There are many, amazing farmer’s markets in our little neck of the woods and now that it’s June, all are in full swing. It will be another month or more until we see the first tomatoes and sweet corn—the “stars” of the summer farmer’s market—but the die-hard farmer’s market shoppers are excited to see spinach, asparagus and radishes after what has seemed like an interminable winter. I’m thrilled to see customers I haven’t seen since last fall; those first few markets are like a family reunion, with everyone excited to catch up with one another. It’s not uncommon to see farmers, customers and other vendors exchanging hugs after the long hiatus.
I must confess, however, that I never used to shop at farmer’s markets. I’d drive right by the colorful groups of pop-up tents with vegetables and baked goods stacked a mile high, on my way to the big, brightly lit grocery store. I didn’t know who these people were… probably hippies selling rhubarb from their gardens. They had a “lovely hobby”. And they certainly were not serious—or “real”—farmers, right? I had a shopping list, a limited budget, and NO time to waste looking at someone’s dirty potatoes.
If you had asked me ten years ago if I planned to farm and sell our goods at farmer’s markets, I would have laughed out loud. How could someone possibly make a living selling at farmer’s markets, much less support a family on such a meager income? If there even was an income. I had driven by on many rainy, washed out days and spotted the vendors crouched under their tents, boots filling with water, chills settling into their bones, without one paying customer in sight. They looked miserable. And their efforts looked to be fruitless. What a colossal waste of time!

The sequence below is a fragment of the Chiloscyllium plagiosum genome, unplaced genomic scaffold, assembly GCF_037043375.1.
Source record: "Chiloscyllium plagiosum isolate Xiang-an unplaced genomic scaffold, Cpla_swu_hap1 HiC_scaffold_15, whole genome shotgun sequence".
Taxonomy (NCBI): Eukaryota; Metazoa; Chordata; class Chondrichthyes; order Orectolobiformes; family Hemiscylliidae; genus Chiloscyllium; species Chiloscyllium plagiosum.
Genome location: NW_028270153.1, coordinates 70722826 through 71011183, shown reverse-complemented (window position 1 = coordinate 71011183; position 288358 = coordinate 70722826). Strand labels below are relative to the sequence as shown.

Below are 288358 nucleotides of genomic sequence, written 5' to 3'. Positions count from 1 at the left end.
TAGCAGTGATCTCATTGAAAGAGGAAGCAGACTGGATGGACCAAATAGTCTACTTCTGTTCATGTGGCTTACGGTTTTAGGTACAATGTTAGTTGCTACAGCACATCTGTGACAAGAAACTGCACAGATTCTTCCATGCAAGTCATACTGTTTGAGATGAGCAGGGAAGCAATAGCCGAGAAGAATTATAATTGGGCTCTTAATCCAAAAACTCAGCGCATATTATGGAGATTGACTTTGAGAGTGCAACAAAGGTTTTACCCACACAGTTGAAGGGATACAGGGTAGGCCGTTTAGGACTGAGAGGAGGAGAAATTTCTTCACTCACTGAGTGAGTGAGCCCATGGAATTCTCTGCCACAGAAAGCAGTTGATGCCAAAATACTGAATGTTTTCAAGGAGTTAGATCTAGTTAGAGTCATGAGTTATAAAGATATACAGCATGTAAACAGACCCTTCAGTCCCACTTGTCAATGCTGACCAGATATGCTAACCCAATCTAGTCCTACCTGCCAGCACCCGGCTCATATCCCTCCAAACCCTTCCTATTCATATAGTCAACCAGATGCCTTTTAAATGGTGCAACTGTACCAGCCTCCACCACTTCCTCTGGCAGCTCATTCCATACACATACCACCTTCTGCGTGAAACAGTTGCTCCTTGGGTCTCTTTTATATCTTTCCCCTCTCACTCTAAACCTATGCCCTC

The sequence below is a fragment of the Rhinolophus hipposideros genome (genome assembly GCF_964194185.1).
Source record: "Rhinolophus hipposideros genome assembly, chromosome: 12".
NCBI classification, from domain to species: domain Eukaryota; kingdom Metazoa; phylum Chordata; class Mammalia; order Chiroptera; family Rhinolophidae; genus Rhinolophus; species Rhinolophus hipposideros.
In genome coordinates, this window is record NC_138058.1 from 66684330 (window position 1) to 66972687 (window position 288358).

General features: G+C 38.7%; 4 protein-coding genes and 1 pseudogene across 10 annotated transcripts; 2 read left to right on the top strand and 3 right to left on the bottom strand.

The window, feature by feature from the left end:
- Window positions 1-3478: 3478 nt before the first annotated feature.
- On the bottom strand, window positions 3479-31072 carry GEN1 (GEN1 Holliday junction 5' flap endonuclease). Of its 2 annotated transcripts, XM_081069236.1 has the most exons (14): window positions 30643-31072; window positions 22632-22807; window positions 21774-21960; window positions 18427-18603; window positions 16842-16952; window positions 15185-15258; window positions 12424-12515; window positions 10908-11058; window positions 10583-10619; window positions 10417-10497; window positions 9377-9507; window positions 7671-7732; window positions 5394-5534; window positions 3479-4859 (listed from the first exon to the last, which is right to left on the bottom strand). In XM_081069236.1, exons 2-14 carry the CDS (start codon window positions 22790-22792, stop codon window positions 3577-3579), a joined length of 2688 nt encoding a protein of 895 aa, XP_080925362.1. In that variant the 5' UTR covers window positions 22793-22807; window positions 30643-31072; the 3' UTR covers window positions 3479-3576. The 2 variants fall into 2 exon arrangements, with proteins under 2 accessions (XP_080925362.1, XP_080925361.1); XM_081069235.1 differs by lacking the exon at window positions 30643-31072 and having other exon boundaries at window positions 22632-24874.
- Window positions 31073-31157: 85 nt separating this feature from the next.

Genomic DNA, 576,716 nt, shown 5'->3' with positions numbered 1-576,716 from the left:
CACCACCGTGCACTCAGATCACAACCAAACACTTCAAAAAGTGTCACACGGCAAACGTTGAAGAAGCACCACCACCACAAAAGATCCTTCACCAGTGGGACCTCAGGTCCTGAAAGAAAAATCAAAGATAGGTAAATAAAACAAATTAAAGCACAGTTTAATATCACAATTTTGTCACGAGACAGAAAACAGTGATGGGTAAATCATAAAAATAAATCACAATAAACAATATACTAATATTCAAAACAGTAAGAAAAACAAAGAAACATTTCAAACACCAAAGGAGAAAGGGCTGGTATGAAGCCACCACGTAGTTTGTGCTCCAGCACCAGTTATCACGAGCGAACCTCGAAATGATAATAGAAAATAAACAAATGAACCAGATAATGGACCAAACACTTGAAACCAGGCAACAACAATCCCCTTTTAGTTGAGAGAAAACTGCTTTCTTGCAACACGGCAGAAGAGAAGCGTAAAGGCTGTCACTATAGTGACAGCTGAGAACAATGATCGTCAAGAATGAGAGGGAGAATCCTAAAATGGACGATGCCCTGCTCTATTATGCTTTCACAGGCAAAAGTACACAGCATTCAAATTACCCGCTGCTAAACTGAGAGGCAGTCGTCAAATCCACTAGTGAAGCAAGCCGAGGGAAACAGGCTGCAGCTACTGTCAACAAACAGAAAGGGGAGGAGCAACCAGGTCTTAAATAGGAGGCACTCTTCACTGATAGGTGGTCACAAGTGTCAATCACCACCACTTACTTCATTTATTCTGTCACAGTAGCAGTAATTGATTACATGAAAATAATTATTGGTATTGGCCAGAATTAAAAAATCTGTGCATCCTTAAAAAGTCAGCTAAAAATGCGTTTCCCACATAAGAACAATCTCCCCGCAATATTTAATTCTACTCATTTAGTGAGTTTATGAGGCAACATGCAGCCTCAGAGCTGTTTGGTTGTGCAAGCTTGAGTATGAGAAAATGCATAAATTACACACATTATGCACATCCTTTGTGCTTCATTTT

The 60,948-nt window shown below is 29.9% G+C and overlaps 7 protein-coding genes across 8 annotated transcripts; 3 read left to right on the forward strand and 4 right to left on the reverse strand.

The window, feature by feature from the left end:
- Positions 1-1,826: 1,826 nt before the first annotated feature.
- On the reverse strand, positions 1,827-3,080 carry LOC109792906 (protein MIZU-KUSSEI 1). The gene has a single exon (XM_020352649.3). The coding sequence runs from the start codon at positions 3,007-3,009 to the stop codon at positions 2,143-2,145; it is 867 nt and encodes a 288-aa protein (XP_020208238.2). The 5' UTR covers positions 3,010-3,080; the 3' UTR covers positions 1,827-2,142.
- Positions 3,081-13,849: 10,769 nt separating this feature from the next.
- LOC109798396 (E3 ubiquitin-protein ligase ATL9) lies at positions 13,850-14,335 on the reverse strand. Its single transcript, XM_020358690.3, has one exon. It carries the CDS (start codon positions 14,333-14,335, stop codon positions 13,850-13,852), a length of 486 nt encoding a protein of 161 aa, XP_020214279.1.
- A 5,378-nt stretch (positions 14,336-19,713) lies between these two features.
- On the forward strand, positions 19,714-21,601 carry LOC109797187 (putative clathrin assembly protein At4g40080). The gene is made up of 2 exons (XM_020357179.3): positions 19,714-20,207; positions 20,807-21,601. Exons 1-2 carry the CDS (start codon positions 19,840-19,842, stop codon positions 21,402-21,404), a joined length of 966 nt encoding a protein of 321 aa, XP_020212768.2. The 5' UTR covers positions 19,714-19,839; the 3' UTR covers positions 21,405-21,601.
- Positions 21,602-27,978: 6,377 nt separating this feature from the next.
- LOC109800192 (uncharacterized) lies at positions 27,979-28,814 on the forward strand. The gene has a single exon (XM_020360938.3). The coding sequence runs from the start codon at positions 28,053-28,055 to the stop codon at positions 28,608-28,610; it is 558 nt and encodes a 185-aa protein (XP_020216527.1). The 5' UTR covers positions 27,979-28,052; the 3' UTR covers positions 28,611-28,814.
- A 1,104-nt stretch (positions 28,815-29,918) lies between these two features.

But as our small farming operation got its footing, I timidly put up my tent alongside a few of those “hippie” farmers. I found I had a lot to learn from these seasoned vendors—most of them real, hardworking farmers with arthritic fingers and honest dirt under their fingernails. You can’t just plop a dozen eggs on your table and hope for sales. You have to finesse your display. You have to engage your customers and answer their questions. These customers cared deeply about how my eggs (and chickens) were raised. They grilled me with their questions about feed, breeds, housing, and access to the outdoors. It has been a humbling and thoroughly engaging education.
Of course, few farmers sell their product this way. The vast majority of farmers—there’s just over 2 million of us—sells via commodity channels: Milk gets picked up by a bulk tank, grain leaves via truck or rail, and animals are shipped to be processed and sold. Selling a commodity means the farmer can concentrate on what she is good at: farming—which is hard enough in itself. The farmer doesn’t have to worry about a marketing budget, delivery schedules, packaging, shelf life, establishing a brand, customer service, negotiating prices or maintaining relationships with restaurateurs—all of which take up precious time and energy and require a unique skill set. But there is a downside. Farmers are poorly compensated, despite their hard work and foods in our grocery stores have no connection to the person who grew it. As a result, Americans have never been so far removed from how our food is grown.
That is why I sell at farmer’s markets. For an increasing number of people, the desire to reconnect to their food is driving them to the farmer’s market in droves. Over the years, our efforts in direct-to-consumer sales have been well rewarded. I get invaluable, immediate feedback from our customers. I hear the words “thank you” on a daily basis, usually several times a day. I get full mark-up on our product, at the price I set. And I have a direct relationship with the people that eat the food I raise; no middleman is needed. Yes, I sell at farmer’s markets. It is rewarding and fulfilling on every level.